Also at fail is the very concept of sharing cars. Nobody wants to give up their favourite possession, we love our cars too much. Nobody will ever want to risk getting a car on saturday night with a puddle of someone else's sick in the back, or worse! Fleet companies will try to cut corners too by having only enough cars for average load, cue hour-long waits for your ride to find you.
Lastly how is a long stretch of open road supposed to be annoying? That's the perfect time to go really, really fast.
...not another goddamn' "in the future your car will drive itself" story. I've been seeing this crap on a regular basis since I first saw it in My Weekly Reader back in the mid '60s, when I was about seven years old. I've become increasingly skeptical in leaps and bounds as each new automotive technological "advance" has only caused more headaches.
Even inasmuch as drivers -- at least on US roads -- have become increasingly retarded by rising orders of magnitude, I'd still rather have humans in control of cars rather than computers, whose instruction sets are written by _humans_ who, experience teaches us, have an amazing propensity towards fallibility.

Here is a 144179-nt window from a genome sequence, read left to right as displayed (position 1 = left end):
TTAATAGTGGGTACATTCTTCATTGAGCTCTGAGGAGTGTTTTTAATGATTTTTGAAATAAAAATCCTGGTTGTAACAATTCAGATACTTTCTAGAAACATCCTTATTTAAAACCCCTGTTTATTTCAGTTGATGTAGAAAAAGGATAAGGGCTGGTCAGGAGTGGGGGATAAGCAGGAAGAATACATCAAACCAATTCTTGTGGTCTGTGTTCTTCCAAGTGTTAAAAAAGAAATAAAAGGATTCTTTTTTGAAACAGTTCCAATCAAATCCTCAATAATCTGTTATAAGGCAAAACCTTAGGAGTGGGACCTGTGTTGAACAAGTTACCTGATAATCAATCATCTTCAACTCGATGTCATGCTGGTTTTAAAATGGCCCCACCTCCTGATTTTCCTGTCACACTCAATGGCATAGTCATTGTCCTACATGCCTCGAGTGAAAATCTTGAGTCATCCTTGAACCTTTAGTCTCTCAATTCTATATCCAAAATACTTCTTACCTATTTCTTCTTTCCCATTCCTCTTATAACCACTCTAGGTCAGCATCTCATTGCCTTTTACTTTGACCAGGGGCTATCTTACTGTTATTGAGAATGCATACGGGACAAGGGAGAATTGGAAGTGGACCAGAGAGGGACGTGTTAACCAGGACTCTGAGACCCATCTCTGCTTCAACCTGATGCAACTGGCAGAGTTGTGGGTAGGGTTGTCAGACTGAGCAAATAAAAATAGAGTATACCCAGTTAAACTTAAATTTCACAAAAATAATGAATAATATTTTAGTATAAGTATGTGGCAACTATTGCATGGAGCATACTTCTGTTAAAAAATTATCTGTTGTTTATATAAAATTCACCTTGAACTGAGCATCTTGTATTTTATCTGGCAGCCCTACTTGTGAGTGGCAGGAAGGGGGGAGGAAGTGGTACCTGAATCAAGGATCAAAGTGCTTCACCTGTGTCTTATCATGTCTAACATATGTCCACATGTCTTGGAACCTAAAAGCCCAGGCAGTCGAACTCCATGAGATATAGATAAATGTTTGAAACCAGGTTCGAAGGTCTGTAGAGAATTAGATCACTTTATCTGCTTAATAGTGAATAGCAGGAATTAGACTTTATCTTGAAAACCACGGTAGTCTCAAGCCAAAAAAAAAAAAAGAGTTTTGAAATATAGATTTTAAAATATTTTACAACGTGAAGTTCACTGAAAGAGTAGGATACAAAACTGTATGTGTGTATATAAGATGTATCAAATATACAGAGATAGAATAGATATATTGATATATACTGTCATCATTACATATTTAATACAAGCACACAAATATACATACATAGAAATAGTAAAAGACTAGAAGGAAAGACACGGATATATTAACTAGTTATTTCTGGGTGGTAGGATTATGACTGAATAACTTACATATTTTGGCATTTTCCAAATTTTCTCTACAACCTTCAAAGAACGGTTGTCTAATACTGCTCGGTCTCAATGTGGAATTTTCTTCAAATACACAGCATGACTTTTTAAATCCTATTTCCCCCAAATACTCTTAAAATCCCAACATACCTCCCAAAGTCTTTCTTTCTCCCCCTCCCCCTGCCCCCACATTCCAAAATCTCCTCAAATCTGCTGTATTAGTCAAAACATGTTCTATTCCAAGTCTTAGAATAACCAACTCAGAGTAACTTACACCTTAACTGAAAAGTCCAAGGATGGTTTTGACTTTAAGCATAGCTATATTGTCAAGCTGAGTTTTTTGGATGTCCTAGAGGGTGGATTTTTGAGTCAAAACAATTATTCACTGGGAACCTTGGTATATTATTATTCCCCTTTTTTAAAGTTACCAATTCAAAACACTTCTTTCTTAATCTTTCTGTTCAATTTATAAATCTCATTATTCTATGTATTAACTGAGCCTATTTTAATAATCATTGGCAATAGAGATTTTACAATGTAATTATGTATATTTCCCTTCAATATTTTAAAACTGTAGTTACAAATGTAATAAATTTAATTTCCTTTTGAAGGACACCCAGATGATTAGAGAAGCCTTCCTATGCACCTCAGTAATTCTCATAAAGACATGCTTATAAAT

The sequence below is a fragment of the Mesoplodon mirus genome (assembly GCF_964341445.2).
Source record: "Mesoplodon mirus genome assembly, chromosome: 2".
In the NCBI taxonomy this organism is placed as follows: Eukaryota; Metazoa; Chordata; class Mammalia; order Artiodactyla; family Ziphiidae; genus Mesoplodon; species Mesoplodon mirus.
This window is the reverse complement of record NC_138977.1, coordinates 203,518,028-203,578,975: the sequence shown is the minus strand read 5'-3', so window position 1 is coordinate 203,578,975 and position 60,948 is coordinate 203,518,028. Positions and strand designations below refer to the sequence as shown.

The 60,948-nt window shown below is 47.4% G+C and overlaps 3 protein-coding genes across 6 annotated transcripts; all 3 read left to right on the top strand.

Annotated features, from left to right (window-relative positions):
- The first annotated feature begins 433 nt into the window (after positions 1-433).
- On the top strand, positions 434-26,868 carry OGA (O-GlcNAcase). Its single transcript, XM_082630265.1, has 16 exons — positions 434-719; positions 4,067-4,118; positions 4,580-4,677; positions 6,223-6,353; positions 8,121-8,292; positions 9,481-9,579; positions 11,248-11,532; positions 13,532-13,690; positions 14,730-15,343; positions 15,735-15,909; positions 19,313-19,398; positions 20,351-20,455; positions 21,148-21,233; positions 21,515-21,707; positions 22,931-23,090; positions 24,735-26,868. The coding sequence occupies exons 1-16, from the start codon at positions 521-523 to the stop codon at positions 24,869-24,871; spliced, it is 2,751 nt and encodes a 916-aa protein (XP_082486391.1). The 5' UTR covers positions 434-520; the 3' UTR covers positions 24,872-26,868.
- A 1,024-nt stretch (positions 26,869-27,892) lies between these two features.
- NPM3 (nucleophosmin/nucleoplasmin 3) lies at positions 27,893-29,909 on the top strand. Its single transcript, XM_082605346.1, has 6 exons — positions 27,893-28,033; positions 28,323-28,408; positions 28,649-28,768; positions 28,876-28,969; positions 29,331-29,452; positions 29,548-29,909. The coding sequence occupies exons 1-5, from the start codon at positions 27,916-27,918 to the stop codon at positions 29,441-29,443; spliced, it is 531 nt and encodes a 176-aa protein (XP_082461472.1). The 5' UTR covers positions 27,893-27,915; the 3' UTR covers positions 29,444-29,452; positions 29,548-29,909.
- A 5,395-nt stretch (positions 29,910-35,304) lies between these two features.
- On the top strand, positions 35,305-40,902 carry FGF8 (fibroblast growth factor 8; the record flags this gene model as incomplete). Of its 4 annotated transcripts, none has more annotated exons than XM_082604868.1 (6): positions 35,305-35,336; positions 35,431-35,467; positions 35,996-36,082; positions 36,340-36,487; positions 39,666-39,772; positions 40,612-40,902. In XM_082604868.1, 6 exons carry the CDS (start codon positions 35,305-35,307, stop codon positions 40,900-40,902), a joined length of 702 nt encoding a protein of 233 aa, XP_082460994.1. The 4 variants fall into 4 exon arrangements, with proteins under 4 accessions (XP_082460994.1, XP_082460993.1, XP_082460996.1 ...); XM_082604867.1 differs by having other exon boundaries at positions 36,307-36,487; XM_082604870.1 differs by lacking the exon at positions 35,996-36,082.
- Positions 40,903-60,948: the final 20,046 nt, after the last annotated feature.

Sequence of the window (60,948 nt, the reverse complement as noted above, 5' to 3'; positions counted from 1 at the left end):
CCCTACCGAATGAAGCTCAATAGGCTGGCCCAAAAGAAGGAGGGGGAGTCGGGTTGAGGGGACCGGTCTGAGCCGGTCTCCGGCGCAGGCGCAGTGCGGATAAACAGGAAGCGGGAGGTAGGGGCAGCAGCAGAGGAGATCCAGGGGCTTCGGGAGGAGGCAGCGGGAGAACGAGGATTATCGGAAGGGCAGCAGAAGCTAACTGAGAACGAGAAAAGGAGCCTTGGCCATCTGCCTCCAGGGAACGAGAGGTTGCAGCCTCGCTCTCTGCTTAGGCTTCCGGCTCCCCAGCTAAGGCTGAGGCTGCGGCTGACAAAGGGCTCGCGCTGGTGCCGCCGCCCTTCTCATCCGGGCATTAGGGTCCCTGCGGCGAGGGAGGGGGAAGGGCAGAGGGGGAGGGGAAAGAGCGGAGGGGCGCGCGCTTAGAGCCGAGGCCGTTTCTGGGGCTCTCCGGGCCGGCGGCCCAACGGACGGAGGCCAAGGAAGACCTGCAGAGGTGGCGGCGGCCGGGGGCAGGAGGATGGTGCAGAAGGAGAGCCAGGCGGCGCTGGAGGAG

I think the problem with the current generation of "futurists" is that they're of a generation who spent a large number of hours watching Star Trek, The Jetsons, and Wonderful World Of Disney. Too much goddamn' unfounded optimism, too goddamn' much gee-whizzery, not enough sober, rational realism.
Did you just say what I think you said? Essentially "peak oil is never going to happen?" That's the dumbest damned thing I have ever heard. Where exactly do you think it comes from? God makes it and puts it in the ground for good little Texans to find?
There may be debate on the WHEN peak oil will happen, (quite a few believe we have already hit it,) but it is 100% inevitable. Given that, it makes more sense to me to invest in methods of propelling our cars without requiring portable chemical fuels. “The Grid” isn’t a magical source of energy, but there is a damned sight more coal than there is Oil left, and if we really get desperate there is always solar, wind and even wood burning..
If, as a society, we are going to invest in essentially ripping up our transportation infrastructure to install a bunch of sensors, guides, beacons and other goodies to allow vehicles to drive autonomously, we should seriously consider installing some sort of track system similar to light rail transit by which vehicles can continuously draw energy from the grid while driving.